Bennet later claimed that he had been “born, baptized, and confirmed in the Protestant Episcopal Church.” Although it is not entirely clear what Bennet meant by “Philosophical Christian” in this context, others derogatorily defined the term as a “Christianity stript of its distinctive peculiarities as a Revelation from Heaven. . . . In other words, Christianity as explained, and received by those, who make their own reason the test, not so much of what God has taught, as of what it would be fit and becoming him to teach.” Philosophical Christianity drew comparisons to deism. Bennet had earlier explained to Willard Richards that he did not believe “in Special Revelation in any period of time” and belonged “to no sect or party.” (Bennet, Hell Demolished, v; Huntington, Memoirs of the Life of Mrs. Abigail Waters, 13; “Essay on a Devotional Spirit,” Wesleyan-Methodist Magazine, July 1822, 437; Letter from Willard Richards, 9 Aug. 1842, underlining in original; May, Enlightenment in America, 307–336.)
Bennet, James Arlington. Hell Demolished; Heaven Gained; Science Triumphant; Moses, the Old Jew, on His Back, and the Almighty Vindicated against the Pretentions and Falsehoods of Men. New York: By the Author, 1855.
Huntington, Joshua. Memoirs of the Life of Mrs. Abigail Waters; Who Died in Boston, November 22d, 1816, in the 96th Year of Her Age. To Which Is Prefixed, the Sermon Preached on Occasion of Her Death. Boston: Samuel T. Armstrong, 1817.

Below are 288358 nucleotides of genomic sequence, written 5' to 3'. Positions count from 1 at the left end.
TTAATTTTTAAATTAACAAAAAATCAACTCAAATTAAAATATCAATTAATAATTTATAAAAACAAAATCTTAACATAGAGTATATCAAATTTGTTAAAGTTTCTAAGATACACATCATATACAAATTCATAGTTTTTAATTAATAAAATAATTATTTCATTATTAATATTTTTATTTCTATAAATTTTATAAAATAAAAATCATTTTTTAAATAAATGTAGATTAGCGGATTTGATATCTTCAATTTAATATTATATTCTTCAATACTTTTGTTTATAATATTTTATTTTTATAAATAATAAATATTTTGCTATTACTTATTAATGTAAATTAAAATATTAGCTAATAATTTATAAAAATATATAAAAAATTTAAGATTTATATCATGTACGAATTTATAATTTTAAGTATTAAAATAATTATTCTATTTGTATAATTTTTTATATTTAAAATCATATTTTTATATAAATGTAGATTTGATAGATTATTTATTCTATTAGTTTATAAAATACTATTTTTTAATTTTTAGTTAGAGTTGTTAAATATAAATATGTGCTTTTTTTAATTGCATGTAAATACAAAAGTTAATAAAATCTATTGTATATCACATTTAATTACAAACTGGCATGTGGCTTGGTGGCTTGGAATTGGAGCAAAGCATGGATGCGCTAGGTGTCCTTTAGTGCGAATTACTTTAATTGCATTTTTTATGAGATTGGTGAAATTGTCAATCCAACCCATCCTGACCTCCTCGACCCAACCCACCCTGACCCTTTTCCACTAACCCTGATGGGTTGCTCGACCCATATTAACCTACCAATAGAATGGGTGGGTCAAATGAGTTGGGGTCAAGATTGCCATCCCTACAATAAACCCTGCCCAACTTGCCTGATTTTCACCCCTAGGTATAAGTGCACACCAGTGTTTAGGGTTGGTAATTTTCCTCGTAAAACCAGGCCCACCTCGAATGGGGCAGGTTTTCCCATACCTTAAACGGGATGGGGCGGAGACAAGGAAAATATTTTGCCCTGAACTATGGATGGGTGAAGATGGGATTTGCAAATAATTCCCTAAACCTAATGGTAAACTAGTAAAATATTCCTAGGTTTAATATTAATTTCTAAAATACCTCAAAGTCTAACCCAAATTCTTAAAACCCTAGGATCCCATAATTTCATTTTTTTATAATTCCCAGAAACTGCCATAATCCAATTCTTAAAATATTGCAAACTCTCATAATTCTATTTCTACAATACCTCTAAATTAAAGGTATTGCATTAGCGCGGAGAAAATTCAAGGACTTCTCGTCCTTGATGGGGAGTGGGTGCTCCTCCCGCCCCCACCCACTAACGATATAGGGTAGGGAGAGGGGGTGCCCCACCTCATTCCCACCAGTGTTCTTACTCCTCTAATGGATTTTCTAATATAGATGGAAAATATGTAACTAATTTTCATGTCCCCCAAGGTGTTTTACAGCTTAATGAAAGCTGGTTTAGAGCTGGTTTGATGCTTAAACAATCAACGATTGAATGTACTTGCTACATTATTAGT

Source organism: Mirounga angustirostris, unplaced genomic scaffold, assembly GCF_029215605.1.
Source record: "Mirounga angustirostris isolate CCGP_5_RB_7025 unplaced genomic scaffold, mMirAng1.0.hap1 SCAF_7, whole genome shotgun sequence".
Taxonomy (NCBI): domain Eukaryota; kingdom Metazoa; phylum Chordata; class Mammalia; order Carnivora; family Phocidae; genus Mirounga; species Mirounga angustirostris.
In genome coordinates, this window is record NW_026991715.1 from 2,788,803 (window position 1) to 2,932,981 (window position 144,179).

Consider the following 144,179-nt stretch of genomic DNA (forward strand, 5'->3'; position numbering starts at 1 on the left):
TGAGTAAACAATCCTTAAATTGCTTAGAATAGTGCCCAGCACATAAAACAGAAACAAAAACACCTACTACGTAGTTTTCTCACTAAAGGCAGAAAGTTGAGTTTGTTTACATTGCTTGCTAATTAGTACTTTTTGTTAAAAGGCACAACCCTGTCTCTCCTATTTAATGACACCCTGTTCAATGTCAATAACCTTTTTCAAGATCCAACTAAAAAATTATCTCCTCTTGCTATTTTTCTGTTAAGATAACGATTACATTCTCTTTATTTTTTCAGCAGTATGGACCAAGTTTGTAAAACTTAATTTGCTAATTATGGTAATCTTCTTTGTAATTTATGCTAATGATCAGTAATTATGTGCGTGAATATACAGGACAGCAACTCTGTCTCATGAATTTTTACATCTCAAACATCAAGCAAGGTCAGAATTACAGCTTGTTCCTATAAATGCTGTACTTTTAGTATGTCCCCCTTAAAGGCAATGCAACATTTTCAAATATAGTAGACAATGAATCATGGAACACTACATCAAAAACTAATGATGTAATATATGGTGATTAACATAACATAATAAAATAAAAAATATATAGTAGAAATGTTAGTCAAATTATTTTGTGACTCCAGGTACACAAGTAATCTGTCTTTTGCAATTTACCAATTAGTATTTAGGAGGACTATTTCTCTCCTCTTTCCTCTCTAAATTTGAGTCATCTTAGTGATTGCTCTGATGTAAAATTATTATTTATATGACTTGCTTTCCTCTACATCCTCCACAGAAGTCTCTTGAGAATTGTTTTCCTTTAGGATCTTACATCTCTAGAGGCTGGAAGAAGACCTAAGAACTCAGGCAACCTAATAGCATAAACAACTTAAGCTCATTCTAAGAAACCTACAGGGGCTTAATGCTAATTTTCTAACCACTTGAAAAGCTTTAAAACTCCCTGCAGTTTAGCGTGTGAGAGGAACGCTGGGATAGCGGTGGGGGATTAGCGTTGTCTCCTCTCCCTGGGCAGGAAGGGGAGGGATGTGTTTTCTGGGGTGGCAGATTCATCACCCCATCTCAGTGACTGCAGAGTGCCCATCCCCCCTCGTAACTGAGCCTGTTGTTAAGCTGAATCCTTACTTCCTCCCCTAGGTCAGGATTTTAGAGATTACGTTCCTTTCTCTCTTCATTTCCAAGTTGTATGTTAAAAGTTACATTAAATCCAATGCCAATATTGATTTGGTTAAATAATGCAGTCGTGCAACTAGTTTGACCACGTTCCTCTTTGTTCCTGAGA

“Essay on a Devotional Spirit.” Wesleyan-Methodist Magazine 45, no. 7 (July 1822): 436–438.
May, Henry F. The Enlightenment in America. New York: Oxford University Press, 1976.
In ancient Roman religion, the “manes” were the “ancestral spirits of the dead,” so this phrase referred to honoring the souls of the departed. Phrases like “peace to his manes” were commonly used in letters, poetry, and literature during the nineteenth century. (“Manes,” in Oxford English Dictionary, 6:114; see also Salzman, “Religious Koine and Religious Dissent,” 115; [John Wilson], “Noctes Ambrosianae. No. LVI,” Blackwood’s Edinburgh Magazine, Apr. 1831, 712; and Gellett, Varieties, 224.)
Oxford English Dictionary. Compact ed. 2 vols. Oxford: Oxford University Press, 1971.
Salzman, Michele Renee. “Religious Koine and Religious Dissent in the Fourth Century.” In A Companion to Roman Religion, edited by Jörg Rüpke, 109–125. Malden, MA: Blackwell, 2007.
Gellett, Henry. Varieties: Consisting of Select and Interesting Anecdotes, Historical, Personal, and Literary. To Which Are Added Notes, Containing a Dutch Translation of the Most Difficult Words and Phrases. Designed for the Use of Students of the English Language, and as an Aid in Translating English into Dutch. 3rd ed. Rotterdam, Netherlands: Mrs. A. H. Krap, 1843.